NCAB to Consider Mammography in Forties

March 1, 1997

BETHESDA, Md--After considering the politically charged and complex issue of mammography screening for women between ages 40 and 49, the National Cancer Advisory Board (NCAB) created a special working group to craft a recommendation for the National Cancer Institute on what it might advise doctors to tell these women.

BETHESDA, Md--After considering the politically charged and complexissue of mammography screening for women between ages 40 and 49, the NationalCancer Advisory Board (NCAB) created a special working group to craft arecommendation for the National Cancer Institute on what it might advisedoctors to tell these women.

Will Review Draft in the Spring

The eight-member NCAB Working Group on Mammography will write a draftover six to eight weeks for the full NCAB to consider and act on sometimethis spring.

NCI director Richard D. Klausner, MD, said he "trusts the wisdomand ability of the board," and anticipates that he will use the board'srecommendation essentially as the NCI's guideline to physicians and Americanwomen on this issue.

He emphasized that the NCAB's discussion was not a reaction to the preliminaryreport of the recent NIH Consensus Conference panel, which found

insufficient scientific evidence to recommend periodic mammograms forthis age group, but rather was planned nearly a year before as part ofan orderly process by NCI to assess the mammography issue, a process thatincluded the Consensus Conference. "The NCAB is our only advisorybody, not the consensus meeting," he added.

NCAB members Robert W. Day, MD, PhD, president of the Fred HutchinsonCancer Research Center, Seattle, and Frederick P. Li, MD, of the Dana-FarberCancer Institute, Boston, will co-chair the working group.

NCAB chair Barbara K. Rimer, DrPH, of Duke University Medical Center,charged the working group with the following mission:

  • To construct a message that women in their 40s can use in conjunctionwith their physicians to decide whether they should undergo mammography.
  • To suggest ways to best communicate this information to both patientsand physicians.
  • To devise ways the board can better monitor the changes in data accumulatedby the seven ongoing studies looking at the effectiveness of mammographyin women ages 40 to 49.

"We are focusing as much on what NCI's next step needs to be ason trying to come to a statement of scientific evidence," Dr. Rimersaid. "We are going to look for ways to help women and their providersto make decisions."

Several board members and Dr. Klausner emphasized that any statementmust include a discussion about the uncertainty of the data on the benefitsof mammography screening for women in their 40s.

Earlier, during a radio interview on American University Public Radio,Dr. Klausner denied press reports describing him as being "shocked"by the consensus panel's findings. "I was not shocked at the report,"he said. "What I said I was uncomfortable with was not their conclusionbut the language of the report, which I thought did not give a balancedtone that would make it easy for women to make the most informed decision."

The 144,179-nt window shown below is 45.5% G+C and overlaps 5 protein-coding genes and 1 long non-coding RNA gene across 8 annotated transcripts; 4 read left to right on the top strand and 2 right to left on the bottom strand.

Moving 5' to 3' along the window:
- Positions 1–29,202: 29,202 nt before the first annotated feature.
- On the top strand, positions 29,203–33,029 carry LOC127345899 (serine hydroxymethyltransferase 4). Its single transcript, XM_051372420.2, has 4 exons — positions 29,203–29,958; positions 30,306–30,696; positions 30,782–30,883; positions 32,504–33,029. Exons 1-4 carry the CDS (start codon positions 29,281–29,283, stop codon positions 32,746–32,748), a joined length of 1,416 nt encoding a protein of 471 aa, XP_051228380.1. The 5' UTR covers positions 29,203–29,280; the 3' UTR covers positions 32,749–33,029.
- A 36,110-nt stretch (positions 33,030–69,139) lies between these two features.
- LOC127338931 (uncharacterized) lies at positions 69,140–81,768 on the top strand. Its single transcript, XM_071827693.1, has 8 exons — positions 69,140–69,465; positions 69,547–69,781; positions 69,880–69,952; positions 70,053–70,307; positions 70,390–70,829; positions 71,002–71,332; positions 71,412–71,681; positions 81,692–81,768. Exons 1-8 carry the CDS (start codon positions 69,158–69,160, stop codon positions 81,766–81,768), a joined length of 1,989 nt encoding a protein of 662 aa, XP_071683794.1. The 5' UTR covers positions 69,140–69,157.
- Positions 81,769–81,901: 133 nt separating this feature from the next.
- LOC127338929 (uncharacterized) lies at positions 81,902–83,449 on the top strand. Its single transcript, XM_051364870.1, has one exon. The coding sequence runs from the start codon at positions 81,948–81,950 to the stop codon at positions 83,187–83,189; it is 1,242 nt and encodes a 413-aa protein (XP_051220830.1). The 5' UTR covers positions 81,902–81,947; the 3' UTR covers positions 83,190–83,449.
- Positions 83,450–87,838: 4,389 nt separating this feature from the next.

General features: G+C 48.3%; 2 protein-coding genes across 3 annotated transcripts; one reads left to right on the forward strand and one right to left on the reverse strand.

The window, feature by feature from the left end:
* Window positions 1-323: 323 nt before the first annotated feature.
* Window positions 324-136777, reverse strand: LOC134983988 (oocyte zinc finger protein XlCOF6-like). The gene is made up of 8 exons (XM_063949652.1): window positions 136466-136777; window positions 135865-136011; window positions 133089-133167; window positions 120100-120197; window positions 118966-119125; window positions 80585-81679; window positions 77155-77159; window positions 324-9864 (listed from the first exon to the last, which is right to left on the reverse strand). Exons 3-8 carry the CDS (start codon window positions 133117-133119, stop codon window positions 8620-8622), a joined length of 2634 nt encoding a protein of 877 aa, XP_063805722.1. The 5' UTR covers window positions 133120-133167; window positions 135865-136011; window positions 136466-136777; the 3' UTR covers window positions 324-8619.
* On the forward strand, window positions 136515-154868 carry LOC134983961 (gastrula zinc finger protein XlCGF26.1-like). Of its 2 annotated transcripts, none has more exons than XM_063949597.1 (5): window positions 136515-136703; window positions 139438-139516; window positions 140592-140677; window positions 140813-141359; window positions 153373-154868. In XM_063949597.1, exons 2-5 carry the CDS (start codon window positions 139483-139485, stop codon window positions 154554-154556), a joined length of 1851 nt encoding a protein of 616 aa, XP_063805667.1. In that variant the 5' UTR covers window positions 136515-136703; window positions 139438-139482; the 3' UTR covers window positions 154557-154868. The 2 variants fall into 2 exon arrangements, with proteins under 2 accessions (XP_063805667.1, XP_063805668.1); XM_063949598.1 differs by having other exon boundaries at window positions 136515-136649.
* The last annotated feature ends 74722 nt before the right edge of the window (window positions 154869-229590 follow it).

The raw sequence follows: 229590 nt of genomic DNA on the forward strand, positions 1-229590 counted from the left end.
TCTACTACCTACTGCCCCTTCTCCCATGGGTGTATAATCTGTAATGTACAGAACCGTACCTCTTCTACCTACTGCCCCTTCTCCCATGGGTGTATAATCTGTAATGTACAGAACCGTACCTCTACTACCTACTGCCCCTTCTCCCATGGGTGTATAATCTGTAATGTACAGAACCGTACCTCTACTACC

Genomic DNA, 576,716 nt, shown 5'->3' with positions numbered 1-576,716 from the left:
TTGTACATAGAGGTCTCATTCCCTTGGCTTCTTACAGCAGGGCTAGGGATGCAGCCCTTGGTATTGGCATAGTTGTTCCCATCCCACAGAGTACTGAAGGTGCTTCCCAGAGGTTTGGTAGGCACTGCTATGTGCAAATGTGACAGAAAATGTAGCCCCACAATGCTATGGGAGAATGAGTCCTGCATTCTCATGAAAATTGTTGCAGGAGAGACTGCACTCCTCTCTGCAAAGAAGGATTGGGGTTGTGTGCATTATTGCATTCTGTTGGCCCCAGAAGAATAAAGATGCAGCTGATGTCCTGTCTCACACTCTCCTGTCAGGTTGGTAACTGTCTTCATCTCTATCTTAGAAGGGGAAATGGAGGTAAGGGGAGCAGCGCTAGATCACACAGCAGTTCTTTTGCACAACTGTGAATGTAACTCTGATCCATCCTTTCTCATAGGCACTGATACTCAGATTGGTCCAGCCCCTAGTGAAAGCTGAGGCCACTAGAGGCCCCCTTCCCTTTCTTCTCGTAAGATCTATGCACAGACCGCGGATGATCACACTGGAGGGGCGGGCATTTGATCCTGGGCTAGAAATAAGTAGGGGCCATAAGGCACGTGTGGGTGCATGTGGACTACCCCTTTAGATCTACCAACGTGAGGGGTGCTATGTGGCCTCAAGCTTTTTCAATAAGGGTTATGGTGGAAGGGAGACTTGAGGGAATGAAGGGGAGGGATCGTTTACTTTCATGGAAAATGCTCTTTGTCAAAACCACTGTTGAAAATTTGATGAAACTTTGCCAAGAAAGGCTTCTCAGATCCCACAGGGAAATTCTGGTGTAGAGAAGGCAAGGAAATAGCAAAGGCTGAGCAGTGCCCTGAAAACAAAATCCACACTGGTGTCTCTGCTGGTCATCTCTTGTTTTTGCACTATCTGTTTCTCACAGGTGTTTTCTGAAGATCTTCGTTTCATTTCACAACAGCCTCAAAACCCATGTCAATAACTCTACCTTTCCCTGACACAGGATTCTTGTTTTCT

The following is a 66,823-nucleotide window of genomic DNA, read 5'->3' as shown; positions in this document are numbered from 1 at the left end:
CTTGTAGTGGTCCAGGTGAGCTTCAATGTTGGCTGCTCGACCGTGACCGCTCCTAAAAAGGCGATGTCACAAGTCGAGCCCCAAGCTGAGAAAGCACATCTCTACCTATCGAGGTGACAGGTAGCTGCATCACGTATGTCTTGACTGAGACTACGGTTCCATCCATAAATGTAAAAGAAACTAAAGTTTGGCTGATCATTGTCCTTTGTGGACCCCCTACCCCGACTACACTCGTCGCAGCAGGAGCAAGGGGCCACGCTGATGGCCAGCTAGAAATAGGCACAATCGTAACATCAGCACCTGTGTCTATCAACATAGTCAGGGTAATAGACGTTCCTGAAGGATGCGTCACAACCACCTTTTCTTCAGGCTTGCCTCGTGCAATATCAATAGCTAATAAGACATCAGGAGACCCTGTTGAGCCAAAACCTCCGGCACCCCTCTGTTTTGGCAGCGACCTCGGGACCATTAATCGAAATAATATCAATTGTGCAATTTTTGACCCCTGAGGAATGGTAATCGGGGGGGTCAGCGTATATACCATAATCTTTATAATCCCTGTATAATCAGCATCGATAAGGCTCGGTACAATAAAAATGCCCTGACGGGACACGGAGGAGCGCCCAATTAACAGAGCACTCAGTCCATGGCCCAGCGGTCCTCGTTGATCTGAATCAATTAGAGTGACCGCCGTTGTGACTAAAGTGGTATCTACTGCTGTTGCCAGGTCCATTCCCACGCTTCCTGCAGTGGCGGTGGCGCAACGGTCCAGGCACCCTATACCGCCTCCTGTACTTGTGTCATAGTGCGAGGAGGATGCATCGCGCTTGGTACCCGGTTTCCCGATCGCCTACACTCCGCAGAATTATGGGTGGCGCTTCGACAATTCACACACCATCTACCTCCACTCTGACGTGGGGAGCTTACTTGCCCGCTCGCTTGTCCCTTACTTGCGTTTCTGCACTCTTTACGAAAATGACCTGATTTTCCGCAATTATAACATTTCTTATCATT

Dr. Klausner went on to say that he was indeed "shocked" atthe emotional level of the participants--the anger and accusations thatcharacterized the debate.

Internal Dissension

In other news, internal dissension within the consensus panel has emerged,with one member resigning (Jeanne Petrek, MD, a breast surgeon at MemorialSloan-Kettering Cancer Center) and another (Daniel Sullivan, MD, of theUniversity of Pennsylvania) saying he would not sign the final report unlessit better reflects the benefits and risks.

Neither of these "dissenters" suggested that screening mammographyshould be recommended to all women in their 40s but only that the draftreport overstates the risks of mammography while understating possiblesurvival benefits.

As this publication went to press, the American Cancer Society (ACS)was convening a panel to review the relevant data. The ACS currently recommendsthat women in their 40s be screened every one or two years.

The American College of Radiology (ACR) released a statement reaffirmingits strong support for mammography screening for women in their 40s, callingthe consensus panel's decision "regrettable and not in the best interestof American women in this age group."

The American Association for Cancer Research (AACR) took a differenttack, issuing the following statement: "The AACR does not believethat a single all-inclusive yes or no recommendation for mammography screeningwas intended to be generated by the Consensus Development Conference, norwould a single recommendation be in the best interest of women who fallinto the 40-49 age group."

The AACR criticized the panel, however, for releasing its report prematurely:"It is unacceptable to announce findings and recommendations to thepress before appropriate members of the scientific community, health careproviders, consumers, and other interested parties have had an opportunityfor review and comment."